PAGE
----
Like I said previously, I planned the first unit to a tee. AJ was going to make a game one day, write a poem on another day, and carve an animal out of soap at another time. I figured it was a good variety and she would have fun. The problem was that she had her own ideas. After the reading for week one there is a list of activities to do to show your understanding, and at the bottom of the list is the option to make up your own choice. To be honest, her idea was better than mine. She didn’t want to make a game, she wanted to make a power point presentation. My child who hates to write created a 10 page slide show all about creation, Adam and Eve, Cain and Able, and the flood.  It turned out great!

Week two has a research project where your child researches a topic in greater detail. There is a large list of topics to choose from. In order to make things easier, I picked the topic that I thought AJ would like to learn about. I ordered books from the library ahead of time and had everything planned.  Again, she would have picked another topic. My advice is to look ahead to the next unit when you are on week 4 of your current unit. (Or week 3 if you have a slow library.) Have your child pick two or three of the topics that they might want to learn more about and order books from the library on those topics. Then you end up with a variety and when it comes time for the research topic you will be ready. Let your child lead and you may be surprised by what you both learn.

You don’t have to do it all

 This advice is really for any type of unit study, and it is hard if you are a box checker. It is ok to skip a few things if you don’t have the time or desire. Try not to skip the fun stuff too often though because that is what makes this program amazing! Take a look at each week and pick one or two things that you really want to accomplish and go from there.

Don’t worry about the recommended books

It can be hard to find books with a Christian world view at the library, and purchasing all of the recommended books would cost way too much. If you can’t find the recommended books, it is ok. Utilize the internet and even secular materials found at the library. Just search for the topics you need and make sure your child knows that the books may display different beliefs than your own.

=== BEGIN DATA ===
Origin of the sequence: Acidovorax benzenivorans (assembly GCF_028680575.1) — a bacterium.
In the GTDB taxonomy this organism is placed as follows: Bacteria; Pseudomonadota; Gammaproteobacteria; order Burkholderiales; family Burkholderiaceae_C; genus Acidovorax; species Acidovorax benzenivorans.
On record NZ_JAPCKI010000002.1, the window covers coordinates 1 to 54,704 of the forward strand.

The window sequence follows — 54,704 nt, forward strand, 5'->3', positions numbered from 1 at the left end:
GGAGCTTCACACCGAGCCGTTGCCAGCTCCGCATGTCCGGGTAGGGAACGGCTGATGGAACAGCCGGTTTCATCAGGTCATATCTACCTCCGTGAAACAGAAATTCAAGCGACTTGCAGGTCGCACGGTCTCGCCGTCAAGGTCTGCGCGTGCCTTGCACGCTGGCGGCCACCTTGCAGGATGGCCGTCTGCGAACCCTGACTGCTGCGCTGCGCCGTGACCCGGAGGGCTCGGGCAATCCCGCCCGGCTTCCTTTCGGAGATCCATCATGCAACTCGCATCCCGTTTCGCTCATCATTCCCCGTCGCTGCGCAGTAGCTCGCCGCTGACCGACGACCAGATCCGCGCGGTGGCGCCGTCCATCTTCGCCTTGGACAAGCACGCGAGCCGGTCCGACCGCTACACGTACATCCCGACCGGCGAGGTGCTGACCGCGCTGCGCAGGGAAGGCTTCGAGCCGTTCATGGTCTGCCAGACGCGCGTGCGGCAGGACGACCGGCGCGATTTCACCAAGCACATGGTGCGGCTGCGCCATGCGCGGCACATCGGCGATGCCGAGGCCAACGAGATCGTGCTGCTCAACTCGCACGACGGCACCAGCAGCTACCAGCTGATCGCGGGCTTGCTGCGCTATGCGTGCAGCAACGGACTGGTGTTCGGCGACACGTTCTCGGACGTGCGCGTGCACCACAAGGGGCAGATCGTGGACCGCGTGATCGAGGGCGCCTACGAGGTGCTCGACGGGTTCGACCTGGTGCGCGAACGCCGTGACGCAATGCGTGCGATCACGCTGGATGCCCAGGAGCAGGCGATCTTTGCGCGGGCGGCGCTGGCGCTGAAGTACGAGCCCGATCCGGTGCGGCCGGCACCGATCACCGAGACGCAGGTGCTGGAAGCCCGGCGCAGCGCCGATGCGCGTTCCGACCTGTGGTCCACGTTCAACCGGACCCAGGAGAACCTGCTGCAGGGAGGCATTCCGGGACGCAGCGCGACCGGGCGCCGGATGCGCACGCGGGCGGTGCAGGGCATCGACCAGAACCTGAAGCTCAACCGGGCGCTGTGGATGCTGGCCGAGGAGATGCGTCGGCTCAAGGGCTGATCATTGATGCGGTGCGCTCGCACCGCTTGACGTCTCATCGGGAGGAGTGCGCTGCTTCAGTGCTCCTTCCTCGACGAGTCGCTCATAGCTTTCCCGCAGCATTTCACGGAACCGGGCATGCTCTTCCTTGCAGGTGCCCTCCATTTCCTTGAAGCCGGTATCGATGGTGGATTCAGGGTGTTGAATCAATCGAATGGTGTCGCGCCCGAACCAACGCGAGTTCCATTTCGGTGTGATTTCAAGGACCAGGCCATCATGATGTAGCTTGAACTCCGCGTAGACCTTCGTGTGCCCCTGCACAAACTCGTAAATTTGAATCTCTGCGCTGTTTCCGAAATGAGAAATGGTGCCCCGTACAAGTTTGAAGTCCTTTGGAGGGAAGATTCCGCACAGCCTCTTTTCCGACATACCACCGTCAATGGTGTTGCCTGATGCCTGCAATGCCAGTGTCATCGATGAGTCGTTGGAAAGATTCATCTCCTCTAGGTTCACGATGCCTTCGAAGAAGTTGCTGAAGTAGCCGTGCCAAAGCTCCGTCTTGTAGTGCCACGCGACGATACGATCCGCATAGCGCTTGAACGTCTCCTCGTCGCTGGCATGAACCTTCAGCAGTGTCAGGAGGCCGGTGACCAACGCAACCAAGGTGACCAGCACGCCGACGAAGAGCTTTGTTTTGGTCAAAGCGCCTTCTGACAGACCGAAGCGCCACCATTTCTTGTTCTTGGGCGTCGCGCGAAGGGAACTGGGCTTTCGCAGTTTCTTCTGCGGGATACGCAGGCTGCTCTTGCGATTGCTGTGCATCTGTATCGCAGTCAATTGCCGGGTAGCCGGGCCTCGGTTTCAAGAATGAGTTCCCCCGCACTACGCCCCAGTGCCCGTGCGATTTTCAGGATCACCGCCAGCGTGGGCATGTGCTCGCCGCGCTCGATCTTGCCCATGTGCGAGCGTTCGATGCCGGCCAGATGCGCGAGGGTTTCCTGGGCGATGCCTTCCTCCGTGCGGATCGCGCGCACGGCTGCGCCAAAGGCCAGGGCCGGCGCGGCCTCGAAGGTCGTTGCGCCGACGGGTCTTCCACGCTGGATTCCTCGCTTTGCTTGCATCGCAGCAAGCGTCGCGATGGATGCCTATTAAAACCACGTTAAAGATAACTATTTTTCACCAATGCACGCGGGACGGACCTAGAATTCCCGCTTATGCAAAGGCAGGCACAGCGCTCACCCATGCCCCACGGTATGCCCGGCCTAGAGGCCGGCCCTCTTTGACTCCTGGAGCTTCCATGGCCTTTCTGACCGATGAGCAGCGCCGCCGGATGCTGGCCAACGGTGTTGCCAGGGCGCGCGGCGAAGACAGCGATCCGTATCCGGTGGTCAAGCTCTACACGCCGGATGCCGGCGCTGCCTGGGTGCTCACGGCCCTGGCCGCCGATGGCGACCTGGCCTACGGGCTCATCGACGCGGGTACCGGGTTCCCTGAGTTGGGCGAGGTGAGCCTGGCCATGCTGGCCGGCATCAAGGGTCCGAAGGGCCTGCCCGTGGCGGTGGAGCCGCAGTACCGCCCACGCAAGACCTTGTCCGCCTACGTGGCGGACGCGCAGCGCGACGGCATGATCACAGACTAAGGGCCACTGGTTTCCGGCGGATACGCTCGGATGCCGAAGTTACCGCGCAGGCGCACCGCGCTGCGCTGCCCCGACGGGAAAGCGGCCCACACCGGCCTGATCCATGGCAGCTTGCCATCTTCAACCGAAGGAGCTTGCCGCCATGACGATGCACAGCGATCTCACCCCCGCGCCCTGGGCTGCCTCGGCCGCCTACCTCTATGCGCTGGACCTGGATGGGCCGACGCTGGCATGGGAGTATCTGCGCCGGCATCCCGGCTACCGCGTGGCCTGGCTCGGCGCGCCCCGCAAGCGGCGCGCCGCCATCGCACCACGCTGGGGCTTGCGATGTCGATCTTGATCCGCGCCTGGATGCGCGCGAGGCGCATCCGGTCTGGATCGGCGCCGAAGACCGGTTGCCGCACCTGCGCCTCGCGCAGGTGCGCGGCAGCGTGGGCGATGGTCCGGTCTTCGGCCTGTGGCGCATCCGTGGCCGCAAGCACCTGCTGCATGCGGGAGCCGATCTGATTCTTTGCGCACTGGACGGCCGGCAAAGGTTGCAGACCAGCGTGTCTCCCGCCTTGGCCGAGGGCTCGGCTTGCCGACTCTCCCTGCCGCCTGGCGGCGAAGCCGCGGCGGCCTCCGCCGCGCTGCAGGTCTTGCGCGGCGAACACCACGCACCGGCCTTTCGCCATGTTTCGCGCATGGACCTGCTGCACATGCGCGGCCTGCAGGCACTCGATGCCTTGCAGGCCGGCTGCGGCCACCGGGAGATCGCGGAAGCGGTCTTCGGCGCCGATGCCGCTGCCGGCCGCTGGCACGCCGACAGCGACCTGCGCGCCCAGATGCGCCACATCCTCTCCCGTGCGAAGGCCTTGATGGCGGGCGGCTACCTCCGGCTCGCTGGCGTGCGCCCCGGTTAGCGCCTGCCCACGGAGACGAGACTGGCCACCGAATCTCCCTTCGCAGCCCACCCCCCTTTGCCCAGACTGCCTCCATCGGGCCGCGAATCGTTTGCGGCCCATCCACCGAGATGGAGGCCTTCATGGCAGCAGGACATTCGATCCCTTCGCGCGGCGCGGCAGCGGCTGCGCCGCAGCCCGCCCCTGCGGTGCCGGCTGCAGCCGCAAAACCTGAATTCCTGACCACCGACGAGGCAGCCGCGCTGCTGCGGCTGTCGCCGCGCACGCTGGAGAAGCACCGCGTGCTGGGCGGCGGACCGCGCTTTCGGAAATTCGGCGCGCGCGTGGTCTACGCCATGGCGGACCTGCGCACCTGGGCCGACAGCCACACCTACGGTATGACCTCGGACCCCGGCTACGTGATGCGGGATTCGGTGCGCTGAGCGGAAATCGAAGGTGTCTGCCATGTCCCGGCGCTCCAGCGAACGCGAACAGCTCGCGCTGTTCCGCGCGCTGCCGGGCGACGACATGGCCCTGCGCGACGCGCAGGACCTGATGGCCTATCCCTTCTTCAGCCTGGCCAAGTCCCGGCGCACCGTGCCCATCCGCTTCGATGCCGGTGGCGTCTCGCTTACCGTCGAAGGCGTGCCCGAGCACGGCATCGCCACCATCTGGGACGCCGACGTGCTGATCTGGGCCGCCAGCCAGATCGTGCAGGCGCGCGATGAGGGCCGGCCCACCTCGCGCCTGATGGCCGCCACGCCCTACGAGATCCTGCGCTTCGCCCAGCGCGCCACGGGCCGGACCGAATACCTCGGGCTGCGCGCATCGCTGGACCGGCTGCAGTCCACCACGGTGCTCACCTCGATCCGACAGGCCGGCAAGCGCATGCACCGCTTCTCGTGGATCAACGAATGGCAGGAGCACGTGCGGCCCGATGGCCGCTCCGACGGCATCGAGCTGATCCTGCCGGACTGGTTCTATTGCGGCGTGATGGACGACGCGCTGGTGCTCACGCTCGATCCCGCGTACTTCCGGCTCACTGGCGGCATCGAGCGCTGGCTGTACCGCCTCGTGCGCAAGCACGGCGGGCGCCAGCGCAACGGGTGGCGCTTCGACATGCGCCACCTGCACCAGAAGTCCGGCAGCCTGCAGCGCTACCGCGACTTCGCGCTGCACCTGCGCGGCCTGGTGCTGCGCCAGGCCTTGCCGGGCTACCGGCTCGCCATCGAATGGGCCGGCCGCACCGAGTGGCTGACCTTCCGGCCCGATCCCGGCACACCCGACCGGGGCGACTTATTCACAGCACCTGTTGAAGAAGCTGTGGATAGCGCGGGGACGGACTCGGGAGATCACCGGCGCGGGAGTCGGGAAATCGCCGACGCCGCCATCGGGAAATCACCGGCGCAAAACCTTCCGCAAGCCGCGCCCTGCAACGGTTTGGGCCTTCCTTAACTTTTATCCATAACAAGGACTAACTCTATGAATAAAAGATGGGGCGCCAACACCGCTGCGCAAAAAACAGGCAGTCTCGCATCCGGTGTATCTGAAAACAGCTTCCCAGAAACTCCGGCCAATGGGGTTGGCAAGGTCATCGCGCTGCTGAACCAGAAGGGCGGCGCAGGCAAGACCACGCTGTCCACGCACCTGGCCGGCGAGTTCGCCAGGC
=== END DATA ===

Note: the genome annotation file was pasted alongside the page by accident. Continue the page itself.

Buy the CDs

We didn’t buy the CDs that go along with the curriculum in the beginning. We were on a tight budget and the books were all that we could afford. For the first two units we didn’t have the CDs, but thankfully a family member bought us the main CD as a gift in time for unit three. We got through the first two units fine without the CD, but it really adds so much more information and completes the study. The information on the CDs is different from the information in the book and helps to answer some of the questions. Currently we only have one of the CDs, but I hope to complete the set soon. If at all possible, buy the CDs they really add to the study.

Join the Yahoo Group

There is a Yahoo Group for Diana Waring’s History Revealed series. There you will find so many resources like answer keys for the maps, printable maps, and vocabulary worksheets, and timeline answer keys. This group was a life saver when it came to the mapping. It also has a lot of great ideas about the curriculum.

Ancient Civilizations and the Bible is an amazing history program. We are both learning so much and having fun along the way. I can’t wait to share more of our adventures with the program!

Comments

  1. Randomcreativity says:

    I love using history revealed – we just started the 2nd book.
    The CDs aren’t for everyone, I would recommend listening to a clip of her speaking before buying them. While I love the books, and the materials covered on the CDs, we just couldn’t listen to Mrs Warring speak for more than a few minutes.

  2. Brenda Fox says:

    How can I find the yahoo group?

  3. Thank You Katie for sharing your view on this, I have been looking into this for the past few
    weeks and it sounds like a great addition to our Home school curriculum. my son is entering 8th grade and is very hands on and expressive when it comes to his learning style.
    I didn’t know about the Yahoo group…i will check that out also.

    Regards,
    Maggie

Trackbacks

  1. […] We use books as a reference and the table of contents or teacher’s resource as a guide. The history program that I bought last year is a prime example. It was a hands on curriculum filled with projects […]

Speak Your Mind

*